It all started in my second year of university: I was doing a BA English with Creative Writing and one of my modules was screenwriting. Fascinated by the simplicity of the format, I decided that I wanted to break into the industry and realised that I had to go beyond my degree.

I started networking outside of university and met various creatives who welcomed me onto their projects. Hugely influential at the start of my exploration into this field was Kashif Boothe, an independent producer who was filming his web series Nate & Jamie. Kashif got me into his writers’ rooms and onto his sets, and the experience was invaluable to my journey.

When I later worked in the locations department on several TV shows and met more budding filmmakers, I would offer to edit the scripts for their web series and shorts to get more experience. I also did as much general research as I could into all script-related roles within the industry – and it took almost two years of networking, but that was how I eventually landed my first internship at Pathe Films.

Still from ‘Kolaja’

How did you go about landing your first few roles?
A couple of hours before I graduated from university, I received a call from Pierre Godson-Amamoo, founder of film platform Your Cinema Films. He told me that he liked my work and wanted to take me on as a writer for the website. I was to write about upcoming talent within the UK film industry, focusing mainly on black actors, directors, writers and more – and having spent two years networking to get a foot in the door, this was a great role for me. I learnt so much under Pierre’s wing and I’m still in touch with many of the people I’d met through writing articles and conducting interviews.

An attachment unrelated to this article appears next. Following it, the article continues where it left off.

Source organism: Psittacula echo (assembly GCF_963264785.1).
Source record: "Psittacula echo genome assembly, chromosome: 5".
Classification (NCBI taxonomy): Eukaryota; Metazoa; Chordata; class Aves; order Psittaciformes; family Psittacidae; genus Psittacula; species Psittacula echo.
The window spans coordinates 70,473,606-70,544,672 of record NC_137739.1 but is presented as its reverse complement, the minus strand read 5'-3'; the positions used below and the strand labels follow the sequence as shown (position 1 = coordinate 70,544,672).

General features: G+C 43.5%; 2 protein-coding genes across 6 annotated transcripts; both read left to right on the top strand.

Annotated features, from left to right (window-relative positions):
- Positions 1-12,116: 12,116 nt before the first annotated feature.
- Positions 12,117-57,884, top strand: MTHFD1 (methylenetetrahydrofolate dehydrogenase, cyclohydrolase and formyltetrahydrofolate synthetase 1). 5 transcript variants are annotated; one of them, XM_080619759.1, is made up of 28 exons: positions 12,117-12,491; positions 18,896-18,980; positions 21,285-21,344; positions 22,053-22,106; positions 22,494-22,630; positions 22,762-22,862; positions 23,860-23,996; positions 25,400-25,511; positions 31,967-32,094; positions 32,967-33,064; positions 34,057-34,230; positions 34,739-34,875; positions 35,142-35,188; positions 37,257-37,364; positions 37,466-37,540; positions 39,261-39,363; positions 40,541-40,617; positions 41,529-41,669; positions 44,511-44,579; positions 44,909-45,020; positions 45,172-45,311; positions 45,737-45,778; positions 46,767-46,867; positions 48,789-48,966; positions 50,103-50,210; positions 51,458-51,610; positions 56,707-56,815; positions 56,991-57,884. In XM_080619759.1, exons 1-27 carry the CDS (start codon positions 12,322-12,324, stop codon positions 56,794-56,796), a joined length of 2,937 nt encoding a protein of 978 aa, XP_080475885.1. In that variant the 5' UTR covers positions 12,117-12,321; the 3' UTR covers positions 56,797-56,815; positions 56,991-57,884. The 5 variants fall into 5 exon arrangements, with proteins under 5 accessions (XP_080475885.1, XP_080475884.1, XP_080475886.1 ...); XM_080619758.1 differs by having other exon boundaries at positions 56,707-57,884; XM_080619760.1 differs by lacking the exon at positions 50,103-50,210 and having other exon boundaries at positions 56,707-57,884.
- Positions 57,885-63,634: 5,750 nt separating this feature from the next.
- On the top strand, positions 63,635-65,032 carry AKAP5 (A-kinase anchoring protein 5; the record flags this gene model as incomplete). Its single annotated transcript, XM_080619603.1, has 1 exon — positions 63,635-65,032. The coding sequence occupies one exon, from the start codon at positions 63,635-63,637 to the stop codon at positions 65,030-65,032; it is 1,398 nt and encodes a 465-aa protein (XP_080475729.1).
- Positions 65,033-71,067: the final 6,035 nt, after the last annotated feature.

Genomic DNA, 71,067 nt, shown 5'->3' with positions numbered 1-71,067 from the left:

During this time, I also landed an internship at Pathe Productions through a scheme called Head Start. It was run by a charity organisation known as The h.Club Foundation, which is sadly no longer around, and it was aimed at helping underrepresented talent get into the industry. The experience I gained at Pathe paved the way for me to apply for a year-long internship at NBCUniversal, which was where I then worked afterwards.

In every job application, I always put an original spin on my CV or cover letter so that it would stand out from the rest. For example, my application to NBCUniversal was written in screenplay format, which ensured that the hiring team would get a little sense of my personality and creativity.

“In every job application, I always put an original spin on my CV or cover letter so that it would stand out from the rest.”

What has been your biggest challenge along the way?
My biggest challenge came in the stretch of time before landing my internship at NBCUniversal. For almost a year, I was working freelance while trying to land a full-time role in a company and I started to lose confidence that I was even capable of getting my CV read – let alone securing a job.